Introduction: Carving Mallet

About: I hope i can show you that you really dont need to be a master craftsman to create and build great projects, and hopefully inspire you to start making yourself. I will try upload a video every Monday but due …

Last week's project was a joiners / wooden mallet, and once i had finished i decided i needed a smaller mallet for detail work and carving.

Nothing elaborate, just simple and effective.

But i also didn't want just a lump of wood on a handle, so i decided i would add a simple inlay and some detail to the handle.

I hope you enjoy - to see the build head over to my YouTube channel.

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Step 1: Cutting to Shape

To get a rough shape for the mallet i cut an old fence post down and cut off the sides.
I tried to keep it as square as possible and also to keep some nice grain along the mallet.

Step 2: Inlay

Next it was time to inlay. I was a bit nervous at first as it was my first attempt at an inlay.

It was quite simple though i just cut the mallet into 3 parts and cut some contrasting wood down to rough size.

Making sure the glue surface was as flat as possible i added a ton of glue and clamped it back up.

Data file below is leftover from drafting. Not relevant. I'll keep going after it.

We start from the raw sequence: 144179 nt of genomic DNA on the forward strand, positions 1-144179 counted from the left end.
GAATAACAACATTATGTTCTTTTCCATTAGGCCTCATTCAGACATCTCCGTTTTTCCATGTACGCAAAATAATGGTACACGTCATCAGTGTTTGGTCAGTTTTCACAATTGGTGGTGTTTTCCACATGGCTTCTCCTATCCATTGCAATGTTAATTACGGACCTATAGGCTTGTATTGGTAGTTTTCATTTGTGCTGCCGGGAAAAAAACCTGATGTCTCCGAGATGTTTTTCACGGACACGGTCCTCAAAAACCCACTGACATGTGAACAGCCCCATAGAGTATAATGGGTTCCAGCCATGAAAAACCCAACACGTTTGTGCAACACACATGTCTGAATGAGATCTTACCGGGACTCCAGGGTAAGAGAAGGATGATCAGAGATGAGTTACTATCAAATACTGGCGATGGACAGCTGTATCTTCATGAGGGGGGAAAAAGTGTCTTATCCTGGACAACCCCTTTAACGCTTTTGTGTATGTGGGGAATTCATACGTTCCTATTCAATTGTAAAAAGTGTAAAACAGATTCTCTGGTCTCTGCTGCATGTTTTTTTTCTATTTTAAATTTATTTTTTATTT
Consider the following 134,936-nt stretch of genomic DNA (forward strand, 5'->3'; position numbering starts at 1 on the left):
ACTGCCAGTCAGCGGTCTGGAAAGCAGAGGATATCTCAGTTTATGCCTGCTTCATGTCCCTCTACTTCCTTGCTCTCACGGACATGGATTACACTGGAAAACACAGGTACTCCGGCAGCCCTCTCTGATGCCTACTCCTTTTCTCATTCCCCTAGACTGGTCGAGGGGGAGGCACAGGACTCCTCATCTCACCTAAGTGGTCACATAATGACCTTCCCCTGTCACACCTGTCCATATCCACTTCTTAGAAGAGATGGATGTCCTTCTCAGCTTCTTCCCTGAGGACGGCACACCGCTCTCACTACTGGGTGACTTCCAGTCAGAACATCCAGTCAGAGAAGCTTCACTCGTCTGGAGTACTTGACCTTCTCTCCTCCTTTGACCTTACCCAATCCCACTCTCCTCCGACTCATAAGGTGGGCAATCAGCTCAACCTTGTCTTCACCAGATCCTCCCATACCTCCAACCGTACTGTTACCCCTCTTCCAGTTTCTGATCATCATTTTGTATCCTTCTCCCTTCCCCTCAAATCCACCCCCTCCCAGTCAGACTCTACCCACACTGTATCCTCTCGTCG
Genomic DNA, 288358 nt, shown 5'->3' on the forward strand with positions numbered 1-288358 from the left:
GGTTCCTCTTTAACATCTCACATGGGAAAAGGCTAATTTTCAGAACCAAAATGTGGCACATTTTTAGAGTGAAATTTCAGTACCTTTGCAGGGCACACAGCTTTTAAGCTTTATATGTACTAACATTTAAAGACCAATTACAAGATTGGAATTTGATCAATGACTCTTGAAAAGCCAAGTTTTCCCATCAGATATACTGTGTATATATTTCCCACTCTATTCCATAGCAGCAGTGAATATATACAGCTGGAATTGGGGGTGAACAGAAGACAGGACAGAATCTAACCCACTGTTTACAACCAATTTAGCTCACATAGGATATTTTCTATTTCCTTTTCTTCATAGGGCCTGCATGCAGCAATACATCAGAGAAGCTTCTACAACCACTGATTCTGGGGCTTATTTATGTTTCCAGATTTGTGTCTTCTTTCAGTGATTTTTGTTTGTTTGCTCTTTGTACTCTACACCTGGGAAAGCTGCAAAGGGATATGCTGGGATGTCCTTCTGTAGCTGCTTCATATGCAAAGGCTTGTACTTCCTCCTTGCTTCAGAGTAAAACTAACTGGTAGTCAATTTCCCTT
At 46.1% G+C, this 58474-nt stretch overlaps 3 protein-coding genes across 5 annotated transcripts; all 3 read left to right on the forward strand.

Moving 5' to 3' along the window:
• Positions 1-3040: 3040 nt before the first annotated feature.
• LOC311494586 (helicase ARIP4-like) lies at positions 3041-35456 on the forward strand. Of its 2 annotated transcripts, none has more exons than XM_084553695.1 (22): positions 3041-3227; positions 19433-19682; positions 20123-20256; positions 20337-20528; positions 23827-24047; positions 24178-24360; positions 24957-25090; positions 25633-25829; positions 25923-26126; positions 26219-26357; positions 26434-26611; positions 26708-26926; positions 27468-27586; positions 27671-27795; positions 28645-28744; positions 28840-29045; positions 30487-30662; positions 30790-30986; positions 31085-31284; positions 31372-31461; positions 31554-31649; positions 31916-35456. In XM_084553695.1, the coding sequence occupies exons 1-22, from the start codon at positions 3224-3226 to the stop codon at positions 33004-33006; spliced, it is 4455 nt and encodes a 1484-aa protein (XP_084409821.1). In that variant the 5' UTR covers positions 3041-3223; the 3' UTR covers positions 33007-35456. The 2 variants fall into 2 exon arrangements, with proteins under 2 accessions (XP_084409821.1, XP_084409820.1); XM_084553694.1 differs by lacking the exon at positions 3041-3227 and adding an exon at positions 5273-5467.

Step 3: Smooth & Flatten

Once the glue had dried it was time to flatten and shape the mallet.

Basically this just meant a lot of rasping on all four faces and sanding at 80 grit on the top and sides.

Step 4: Handle Detail

To add some detail to the handle i first flattened out the top and bottom.

Next i put it in the vice at an angle and used a rasp to carve out a simple spiral going down the handle.

Basically this just meant rasping a bit, slightly rotating the handle and carrying on the rasp line.

I think it turned out quite well and just adds something to an ordinary handle.

Step 5: Sanding

Now onto the fun part (NOT)

Starting again at 80 grit i sanded everything down flat and smooth and moved onto 120 & 240.

Oh the joy of sanding!

Step 6: Attach & Glue

To attach the two pieces i drilled a 22mm hole with a spade bit , as the handle was 22mm. then it was just a case of adding glue and pounding the handle in place.

Step 7: Finish

Once the glue had dried i finished the mallet with a few coats of diamond hard clear finish.

It offers great protection and a nice finish.

I sanded at 500 grit between coats to keep a smooth surface.

Step 8: Job Done

Thats it, Job Done.

a nice simple and effective carving mallet, with a bit of detail.

Its turned out great in my eyes, a few small cracks but as it was a really old piece of wood im not surprised, you could fill them with epoxy but i quite like the look of it so i left it as is.

This feels nice in the hand and has a great amount of force that can be easily controlled.

I hope you enjoyed.